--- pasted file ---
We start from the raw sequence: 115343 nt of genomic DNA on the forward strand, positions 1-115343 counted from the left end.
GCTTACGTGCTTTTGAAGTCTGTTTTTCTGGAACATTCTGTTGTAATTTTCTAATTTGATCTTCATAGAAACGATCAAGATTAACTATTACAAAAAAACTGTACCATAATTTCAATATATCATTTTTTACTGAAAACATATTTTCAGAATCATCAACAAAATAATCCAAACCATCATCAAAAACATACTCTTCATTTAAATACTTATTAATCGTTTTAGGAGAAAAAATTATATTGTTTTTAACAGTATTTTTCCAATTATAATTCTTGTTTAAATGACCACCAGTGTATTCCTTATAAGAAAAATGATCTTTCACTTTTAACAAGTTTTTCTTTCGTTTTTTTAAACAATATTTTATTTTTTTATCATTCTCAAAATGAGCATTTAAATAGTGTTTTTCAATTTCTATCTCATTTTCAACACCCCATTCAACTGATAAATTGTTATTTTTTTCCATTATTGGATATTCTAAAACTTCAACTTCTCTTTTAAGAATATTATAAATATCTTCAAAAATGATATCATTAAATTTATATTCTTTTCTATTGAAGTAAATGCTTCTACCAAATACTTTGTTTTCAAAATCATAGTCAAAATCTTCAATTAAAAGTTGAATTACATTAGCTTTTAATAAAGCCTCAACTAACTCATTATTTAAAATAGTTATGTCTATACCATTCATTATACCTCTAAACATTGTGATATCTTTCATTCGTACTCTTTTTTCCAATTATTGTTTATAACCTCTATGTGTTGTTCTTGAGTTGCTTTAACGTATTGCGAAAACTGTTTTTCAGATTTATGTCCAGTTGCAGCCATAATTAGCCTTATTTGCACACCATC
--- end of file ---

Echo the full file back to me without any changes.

We start from the raw sequence: 115343 nt of genomic DNA on the forward strand, positions 1-115343 counted from the left end.
GCTTACGTGCTTTTGAAGTCTGTTTTTCTGGAACATTCTGTTGTAATTTTCTAATTTGATCTTCATAGAAACGATCAAGATTAACTATTACAAAAAAACTGTACCATAATTTCAATATATCATTTTTTACTGAAAACATATTTTCAGAATCATCAACAAAATAATCCAAACCATCATCAAAAACATACTCTTCATTTAAATACTTATTAATCGTTTTAGGAGAAAAAATTATATTGTTTTTAACAGTATTTTTCCAATTATAATTCTTGTTTAAATGACCACCAGTGTATTCCTTATAAGAAAAATGATCTTTCACTTTTAACAAGTTTTTCTTTCGTTTTTTTAAACAATATTTTATTTTTTTATCATTCTCAAAATGAGCATTTAAATAGTGTTTTTCAATTTCTATCTCATTTTCAACACCCCATTCAACTGATAAATTGTTATTTTTTTCCATTATTGGATATTCTAAAACTTCAACTTCTCTTTTAAGAATATTATAAATATCTTCAAAAATGATATCATTAAATTTATATTCTTTTCTATTGAAGTAAATGCTTCTACCAAATACTTTGTTTTCAAAATCATAGTCAAAATCTTCAATTAAAAGTTGAATTACATTAGCTTTTAATAAAGCCTCAACTAACTCATTATTTAAAATAGTTATGTCTATACCATTCATTATACCTCTAAACATTGTGATATCTTTCATTCGTACTCTTTTTTCCAATTATTGTTTATAACCTCTATGTGTTGTTCTTGAGTTGCTTTAACGTATTGCGAAAACTGTTTTTCAGATTTATGTCCAGTTGCAGCCATAATTAGCCTTATTTGCACACCATC